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Old 03-06-2010, 10:17 AM
 
Location: Everywhere and Nowhere
14,131 posts, read 27,023,055 times
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Quote:
Originally Posted by mes3fils View Post
Ok, my husband will only be 41 at retirement/drawing age. It is a pension from our local police dept, is that considered government?

How does this pertain to us and how we'd be taxed if we moved to CO? Thanks so much.
Seems kind of crazy that someone should get a pension at only 41 years old (unless it's because they're incapacitated and can no longer push a pen or punch a keyboard). Typical government largesse. You'd never see that in the private sector. I think I'm a liberal on the federal level and a tea partier on the local level as it seems to me local public employees get away with way too much, particularly cops and prison guards. I guess that's why so many state and local governments are in such a fiscal mess.
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Old 03-06-2010, 01:39 PM
 
8,317 posts, read 25,785,875 times
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Quote:
Originally Posted by bterence View Post
Question on State Tax. I am a Colorado resident and earn income from Wyoming State Govt, do I have to pay state tax on that income?
Yes, no ifs ands or buts about it.
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Old 03-07-2010, 08:08 AM
 
Location: cemetary
363 posts, read 890,885 times
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Quote:
Originally Posted by CAVA1990 View Post
Seems kind of crazy that someone should get a pension at only 41 years old
So, he has his 20-yr pin. So, do I - but I didn't stop working.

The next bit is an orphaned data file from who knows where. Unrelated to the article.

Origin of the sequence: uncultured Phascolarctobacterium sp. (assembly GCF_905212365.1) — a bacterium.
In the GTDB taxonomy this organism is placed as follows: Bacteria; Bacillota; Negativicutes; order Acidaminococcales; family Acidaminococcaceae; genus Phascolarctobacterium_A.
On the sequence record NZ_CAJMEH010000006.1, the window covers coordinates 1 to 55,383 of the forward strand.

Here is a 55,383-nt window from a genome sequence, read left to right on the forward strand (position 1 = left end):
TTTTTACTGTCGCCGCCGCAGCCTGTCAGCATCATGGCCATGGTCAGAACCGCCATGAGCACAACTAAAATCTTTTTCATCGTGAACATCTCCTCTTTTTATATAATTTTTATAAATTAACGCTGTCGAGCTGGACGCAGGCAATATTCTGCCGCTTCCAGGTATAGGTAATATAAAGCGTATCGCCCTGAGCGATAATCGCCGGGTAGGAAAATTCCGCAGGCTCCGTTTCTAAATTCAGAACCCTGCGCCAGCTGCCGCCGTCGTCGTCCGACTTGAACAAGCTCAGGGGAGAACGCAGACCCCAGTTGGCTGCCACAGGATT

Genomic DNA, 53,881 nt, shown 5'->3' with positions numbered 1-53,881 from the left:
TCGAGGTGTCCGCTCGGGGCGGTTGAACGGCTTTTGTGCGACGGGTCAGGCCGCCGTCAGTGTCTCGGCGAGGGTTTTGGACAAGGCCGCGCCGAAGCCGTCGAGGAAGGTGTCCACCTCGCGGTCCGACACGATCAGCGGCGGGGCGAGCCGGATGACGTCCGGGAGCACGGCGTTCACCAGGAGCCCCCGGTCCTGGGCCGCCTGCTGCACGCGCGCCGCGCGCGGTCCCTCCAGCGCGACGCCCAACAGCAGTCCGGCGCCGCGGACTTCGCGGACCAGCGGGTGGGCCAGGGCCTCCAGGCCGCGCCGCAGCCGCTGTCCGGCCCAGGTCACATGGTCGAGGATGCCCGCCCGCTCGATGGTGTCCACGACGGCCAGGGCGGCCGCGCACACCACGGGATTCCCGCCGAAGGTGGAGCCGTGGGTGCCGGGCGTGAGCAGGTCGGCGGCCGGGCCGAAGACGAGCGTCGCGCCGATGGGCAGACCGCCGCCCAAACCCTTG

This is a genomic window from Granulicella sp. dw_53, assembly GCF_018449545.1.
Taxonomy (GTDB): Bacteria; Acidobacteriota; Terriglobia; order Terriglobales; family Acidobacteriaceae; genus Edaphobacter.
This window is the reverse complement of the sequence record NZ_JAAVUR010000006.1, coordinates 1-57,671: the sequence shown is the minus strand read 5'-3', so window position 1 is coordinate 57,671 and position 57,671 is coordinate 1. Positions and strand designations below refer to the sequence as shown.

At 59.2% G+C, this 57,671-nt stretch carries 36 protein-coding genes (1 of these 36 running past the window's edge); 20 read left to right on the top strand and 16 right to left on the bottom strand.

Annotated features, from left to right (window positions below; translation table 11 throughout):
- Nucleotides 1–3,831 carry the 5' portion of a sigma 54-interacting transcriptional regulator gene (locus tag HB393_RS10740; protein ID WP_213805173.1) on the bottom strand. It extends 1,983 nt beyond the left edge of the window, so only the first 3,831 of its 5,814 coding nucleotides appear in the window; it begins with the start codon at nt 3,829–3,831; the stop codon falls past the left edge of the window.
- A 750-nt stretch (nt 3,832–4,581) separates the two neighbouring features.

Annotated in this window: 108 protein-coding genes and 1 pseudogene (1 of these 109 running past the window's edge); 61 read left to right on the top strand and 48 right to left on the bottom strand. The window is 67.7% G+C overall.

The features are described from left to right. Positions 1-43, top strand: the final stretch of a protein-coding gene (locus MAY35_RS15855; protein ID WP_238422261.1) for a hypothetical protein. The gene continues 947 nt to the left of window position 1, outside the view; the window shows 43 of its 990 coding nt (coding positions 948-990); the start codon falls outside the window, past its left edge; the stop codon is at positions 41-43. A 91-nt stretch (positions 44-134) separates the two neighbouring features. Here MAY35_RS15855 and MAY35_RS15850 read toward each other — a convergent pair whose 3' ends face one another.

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Old 03-07-2010, 10:45 PM
 
Location: Colorado Springs, CO
2,221 posts, read 4,736,608 times
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Quote:
Originally Posted by Mike from back east View Post
...I say "sort of" because you must be 55 years of age and because there are limits to how much is exempt. Oddly enough, I found it on a state of Massachusetts site....Massachusetts Department of Revenue

The table summarizes the "out of state" exemptions for government pensions, if any, for all the states. Pretty cool info. This link is going into my favorites list.

Found it by googling [ Colorado +pension +exemption ]. I LOVE google, wish I'd bought stock in it long ago.....

In the case of Colorado, the site says: "All out-of-state government pensions qualify for the pension exemption: age 55 to 64 qualify for a $20,000 exemption; age 65 or older qualify for a $24,000 exemption." That's just one more of the reasons why we decided to retire here.

No personal income tax at all: NV, SD, TX, WA and WY.
Partial exemptions on government pensions: CO, OK, MT and UT.
Fully taxed: AZ, CA, ID, KS, NE, NM and ND.

s/Mike
Mike, that the table you linked is for other state government pensions. I know for a fact that Kansas, for example, does not tax federal government civil service, military, or Kansas state/local pension income, but does fully tax income from state and local government employee pensions coming from outside of Kansas. You listed KS above as "fully taxed," which is not correct for federal and some other retirees.

And a couple states (North Carolina comes to mind) have special exemptions for some of our military retirees and/or VA disability retirees.

So a word to the wise...if you're not familiar with the legalese, a consultation with a tax lawyer or at least with an acknowledged tax expert is a good idea before you load up the U-Haul.

A little Googling can be a dangerous thing.
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Old 03-11-2010, 03:25 PM
 
Location: Lakeland, Florida
6,954 posts, read 12,439,997 times
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Colorado gives a hefty break on retirement income, and since it begins at age 55 that is an added bonus. Many states give little to nothing. Even Arizona the retirement state it is gives little. Up to $2500 and its only on certain pensions. Most retirees in that state end up paying income tax on their entire pension. I wouldn't be surprised if many retirees researching retirement locations, have no idea of the income tax break in Colorado.